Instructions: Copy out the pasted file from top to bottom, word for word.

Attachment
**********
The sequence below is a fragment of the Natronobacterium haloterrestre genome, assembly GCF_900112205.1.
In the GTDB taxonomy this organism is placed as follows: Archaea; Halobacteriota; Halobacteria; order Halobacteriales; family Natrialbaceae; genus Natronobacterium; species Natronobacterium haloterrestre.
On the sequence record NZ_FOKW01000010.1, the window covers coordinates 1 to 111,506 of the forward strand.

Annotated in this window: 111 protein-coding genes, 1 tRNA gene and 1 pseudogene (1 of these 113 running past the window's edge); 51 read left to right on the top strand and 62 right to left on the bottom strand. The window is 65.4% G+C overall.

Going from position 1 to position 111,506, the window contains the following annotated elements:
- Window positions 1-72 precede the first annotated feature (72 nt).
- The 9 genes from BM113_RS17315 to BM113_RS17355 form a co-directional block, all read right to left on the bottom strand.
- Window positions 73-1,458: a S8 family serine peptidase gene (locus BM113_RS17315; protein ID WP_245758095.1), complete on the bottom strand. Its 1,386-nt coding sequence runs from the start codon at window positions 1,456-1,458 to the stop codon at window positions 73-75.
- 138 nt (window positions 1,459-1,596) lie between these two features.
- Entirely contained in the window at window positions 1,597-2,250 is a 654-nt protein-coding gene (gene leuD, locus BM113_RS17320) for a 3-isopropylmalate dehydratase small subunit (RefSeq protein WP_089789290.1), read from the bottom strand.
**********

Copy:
The sequence below is a fragment of the Natronobacterium haloterrestre genome, assembly GCF_900112205.1.
In the GTDB taxonomy this organism is placed as follows: Archaea; Halobacteriota; Halobacteria; order Halobacteriales; family Natrialbaceae; genus Natronobacterium; species Natronobacterium haloterrestre.
On the sequence record NZ_FOKW01000010.1, the window covers coordinates 1 to 111,506 of the forward strand.

Annotated in this window: 111 protein-coding genes, 1 tRNA gene and 1 pseudogene (1 of these 113 running past the window's edge); 51 read left to right on the top strand and 62 right to left on the bottom strand. The window is 65.4% G+C overall.

Going from position 1 to position 111,506, the window contains the following annotated elements:
- Window positions 1-72 precede the first annotated feature (72 nt).
- The 9 genes from BM113_RS17315 to BM113_RS17355 form a co-directional block, all read right to left on the bottom strand.
- Window positions 73-1,458: a S8 family serine peptidase gene (locus BM113_RS17315; protein ID WP_245758095.1), complete on the bottom strand. Its 1,386-nt coding sequence runs from the start codon at window positions 1,456-1,458 to the stop codon at window positions 73-75.
- 138 nt (window positions 1,459-1,596) lie between these two features.
- Entirely contained in the window at window positions 1,597-2,250 is a 654-nt protein-coding gene (gene leuD, locus BM113_RS17320) for a 3-isopropylmalate dehydratase small subunit (RefSeq protein WP_089789290.1), read from the bottom strand.